The Dos and Don'ts of Cleaning Your Cutting Board
We use them every day to chop onions. And leeks. And, OK, raw chicken breasts. But without proper care, your trusty cutting board will start to smell like your go-to Tuesday casserole permanently. Here, six dos and don’ts to keeping your board in top condition.
Do: Season a wooden board
Wood is naturally very porous so it needs a protective seal to prevent it from absorbing all of the juices from your food--which can lead to staining, transferring of flavors or warping. To properly season your board, saturate it with food-grade mineral oil and rub it in with a clean dishtowel, making sure to go in the direction of the grain. Let it sit for a couple hours and blot away any excess. The wood should soak up most of the oil and leave a subtle sheen on the surface. Repeat every month.
Don't: Use a steel brush or sponge
It’s great for scouring pots and pans, but not so good for cleaning off your cutting boards. The steel is too abrasive, which roughs up the wooden finish and breaks down that oil seasoning you just carefully applied. Use a soft sponge or wet dishcloth instead.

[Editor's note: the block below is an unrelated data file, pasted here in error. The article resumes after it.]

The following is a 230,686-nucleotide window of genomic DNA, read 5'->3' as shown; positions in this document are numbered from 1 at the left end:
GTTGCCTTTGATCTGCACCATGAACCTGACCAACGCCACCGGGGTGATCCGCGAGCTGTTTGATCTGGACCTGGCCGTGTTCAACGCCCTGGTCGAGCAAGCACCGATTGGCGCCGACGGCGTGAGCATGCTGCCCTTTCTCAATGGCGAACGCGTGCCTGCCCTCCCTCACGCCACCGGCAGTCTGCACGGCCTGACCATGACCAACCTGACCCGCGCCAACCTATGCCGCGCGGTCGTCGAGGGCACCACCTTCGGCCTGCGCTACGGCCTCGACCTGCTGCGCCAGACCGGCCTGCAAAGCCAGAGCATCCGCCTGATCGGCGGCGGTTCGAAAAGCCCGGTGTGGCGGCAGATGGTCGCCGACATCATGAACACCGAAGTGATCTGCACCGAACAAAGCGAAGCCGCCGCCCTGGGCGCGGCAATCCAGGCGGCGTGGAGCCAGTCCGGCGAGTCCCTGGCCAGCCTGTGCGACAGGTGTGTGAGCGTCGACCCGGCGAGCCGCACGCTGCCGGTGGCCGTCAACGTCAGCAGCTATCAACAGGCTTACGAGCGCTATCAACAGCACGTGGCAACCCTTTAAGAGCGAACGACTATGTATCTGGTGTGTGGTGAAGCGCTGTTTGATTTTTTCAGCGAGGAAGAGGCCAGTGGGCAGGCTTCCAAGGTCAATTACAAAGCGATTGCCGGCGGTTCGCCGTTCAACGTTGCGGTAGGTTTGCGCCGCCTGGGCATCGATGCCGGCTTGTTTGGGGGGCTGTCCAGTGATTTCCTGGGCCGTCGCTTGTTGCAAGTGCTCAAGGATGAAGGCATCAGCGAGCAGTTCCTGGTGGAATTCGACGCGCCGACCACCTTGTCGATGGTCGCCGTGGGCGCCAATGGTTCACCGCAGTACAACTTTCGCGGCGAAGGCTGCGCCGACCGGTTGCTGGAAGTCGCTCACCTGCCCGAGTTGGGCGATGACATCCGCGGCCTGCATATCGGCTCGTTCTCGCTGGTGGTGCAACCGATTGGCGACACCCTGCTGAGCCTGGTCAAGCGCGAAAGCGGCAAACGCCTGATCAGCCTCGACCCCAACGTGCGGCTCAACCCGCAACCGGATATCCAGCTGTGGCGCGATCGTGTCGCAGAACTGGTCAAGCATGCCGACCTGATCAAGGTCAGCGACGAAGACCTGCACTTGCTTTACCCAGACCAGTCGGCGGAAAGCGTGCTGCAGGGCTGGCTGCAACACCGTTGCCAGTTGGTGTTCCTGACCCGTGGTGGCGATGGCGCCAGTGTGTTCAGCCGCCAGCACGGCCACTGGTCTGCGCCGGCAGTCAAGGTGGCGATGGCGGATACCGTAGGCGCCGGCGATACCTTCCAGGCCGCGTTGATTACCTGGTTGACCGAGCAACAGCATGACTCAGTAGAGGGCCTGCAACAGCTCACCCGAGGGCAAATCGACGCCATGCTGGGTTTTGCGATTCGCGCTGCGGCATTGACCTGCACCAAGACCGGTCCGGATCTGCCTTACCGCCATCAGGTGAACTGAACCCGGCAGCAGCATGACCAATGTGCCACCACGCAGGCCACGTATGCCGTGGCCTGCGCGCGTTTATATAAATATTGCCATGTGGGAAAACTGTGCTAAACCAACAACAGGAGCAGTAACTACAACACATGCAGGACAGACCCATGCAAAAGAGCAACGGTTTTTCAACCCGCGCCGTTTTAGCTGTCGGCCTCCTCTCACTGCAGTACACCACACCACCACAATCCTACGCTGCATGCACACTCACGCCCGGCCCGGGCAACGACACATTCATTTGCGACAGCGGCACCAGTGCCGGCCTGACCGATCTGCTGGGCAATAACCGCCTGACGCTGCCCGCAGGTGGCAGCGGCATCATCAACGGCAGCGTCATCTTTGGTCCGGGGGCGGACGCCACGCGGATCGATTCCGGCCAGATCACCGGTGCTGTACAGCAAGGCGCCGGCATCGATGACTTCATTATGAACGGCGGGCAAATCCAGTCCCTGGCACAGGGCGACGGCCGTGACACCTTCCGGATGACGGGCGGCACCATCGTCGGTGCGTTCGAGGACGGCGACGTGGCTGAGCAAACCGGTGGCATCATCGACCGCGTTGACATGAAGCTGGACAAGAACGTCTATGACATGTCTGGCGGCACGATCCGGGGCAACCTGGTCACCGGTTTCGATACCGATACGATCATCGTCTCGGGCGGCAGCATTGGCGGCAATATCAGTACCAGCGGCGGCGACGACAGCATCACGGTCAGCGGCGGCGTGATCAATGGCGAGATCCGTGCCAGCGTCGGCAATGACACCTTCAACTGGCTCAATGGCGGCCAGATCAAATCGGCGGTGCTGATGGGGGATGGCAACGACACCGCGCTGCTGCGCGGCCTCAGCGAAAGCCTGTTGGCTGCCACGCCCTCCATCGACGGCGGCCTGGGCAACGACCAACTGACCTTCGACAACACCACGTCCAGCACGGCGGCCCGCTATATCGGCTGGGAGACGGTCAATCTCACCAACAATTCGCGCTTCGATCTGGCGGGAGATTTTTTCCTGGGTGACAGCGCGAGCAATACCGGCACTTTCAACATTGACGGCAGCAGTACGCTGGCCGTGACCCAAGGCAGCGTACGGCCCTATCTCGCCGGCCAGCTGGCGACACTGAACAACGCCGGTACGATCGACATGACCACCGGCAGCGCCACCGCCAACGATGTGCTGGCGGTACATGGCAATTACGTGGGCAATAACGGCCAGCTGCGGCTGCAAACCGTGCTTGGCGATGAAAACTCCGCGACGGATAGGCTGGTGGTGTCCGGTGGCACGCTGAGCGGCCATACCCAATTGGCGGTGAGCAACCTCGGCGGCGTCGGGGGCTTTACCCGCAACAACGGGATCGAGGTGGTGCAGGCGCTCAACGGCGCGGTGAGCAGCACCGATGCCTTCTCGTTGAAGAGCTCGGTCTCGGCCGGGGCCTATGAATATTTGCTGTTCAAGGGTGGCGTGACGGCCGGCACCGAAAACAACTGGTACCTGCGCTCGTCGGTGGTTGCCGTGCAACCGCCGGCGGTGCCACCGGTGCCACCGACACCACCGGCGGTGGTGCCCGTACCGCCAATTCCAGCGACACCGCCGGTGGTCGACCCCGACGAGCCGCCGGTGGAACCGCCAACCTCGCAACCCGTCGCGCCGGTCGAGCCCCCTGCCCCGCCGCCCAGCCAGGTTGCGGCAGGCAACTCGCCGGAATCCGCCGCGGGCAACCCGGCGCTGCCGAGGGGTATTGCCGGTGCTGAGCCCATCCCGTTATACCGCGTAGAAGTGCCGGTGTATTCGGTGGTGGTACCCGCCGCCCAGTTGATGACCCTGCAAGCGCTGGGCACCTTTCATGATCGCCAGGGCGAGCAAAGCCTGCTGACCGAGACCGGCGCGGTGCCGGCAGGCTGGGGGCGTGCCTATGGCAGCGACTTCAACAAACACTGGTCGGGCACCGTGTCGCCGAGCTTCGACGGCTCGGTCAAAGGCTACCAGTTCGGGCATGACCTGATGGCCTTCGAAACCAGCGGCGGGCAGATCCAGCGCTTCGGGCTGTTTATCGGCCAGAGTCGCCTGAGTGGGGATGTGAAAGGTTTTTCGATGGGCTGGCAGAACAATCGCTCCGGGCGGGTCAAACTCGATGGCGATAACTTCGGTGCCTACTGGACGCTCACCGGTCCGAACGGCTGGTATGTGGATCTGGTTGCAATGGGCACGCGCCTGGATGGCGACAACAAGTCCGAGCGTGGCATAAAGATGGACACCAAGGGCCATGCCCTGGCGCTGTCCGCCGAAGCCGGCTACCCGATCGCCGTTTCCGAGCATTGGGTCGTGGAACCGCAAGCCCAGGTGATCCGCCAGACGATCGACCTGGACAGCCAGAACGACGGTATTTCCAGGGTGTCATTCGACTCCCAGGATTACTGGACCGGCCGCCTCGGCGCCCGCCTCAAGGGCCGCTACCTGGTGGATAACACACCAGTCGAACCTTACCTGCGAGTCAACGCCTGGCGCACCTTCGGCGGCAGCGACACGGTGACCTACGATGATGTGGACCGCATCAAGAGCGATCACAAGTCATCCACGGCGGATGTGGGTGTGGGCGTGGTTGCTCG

Do: Keep your knives sharp
So you don’t have to press down as hard when cutting. This creates grooves in the board, which are basically tiny little homes for bacteria to nestle into. On that note, vary where you chop so no one spot gets too worn.
Don't: Use cold water
Immediately after every use, wash your board with hot, soapy water and rinse thoroughly until there are no remaining bubbles from the detergent. If you’ve chopped raw meat or poultry, sanitize the board by pouring a diluted bleach mixture (1 teaspoon bleach to 1 quart water) over it. Let it sit for a few minutes and rinse it all off with hot water.
Do: Let it dry properly
After washing, pat the board dry. Then, set it upright to air out. Don’t leave it just sitting upright on your countertop as that will trap moisture beneath the board and breed bacteria.
Don't: Forget to deep clean it occasionally
Especially after a messy job like peeling beets or slicing pomegranate. Do a deep-cleaning by sprinkling the board with coarse salt and massaging it in with the cut side of a lemon. The lemon juice disinfects and neutralizes any odors, while the salt sloughs off any scraps and stains.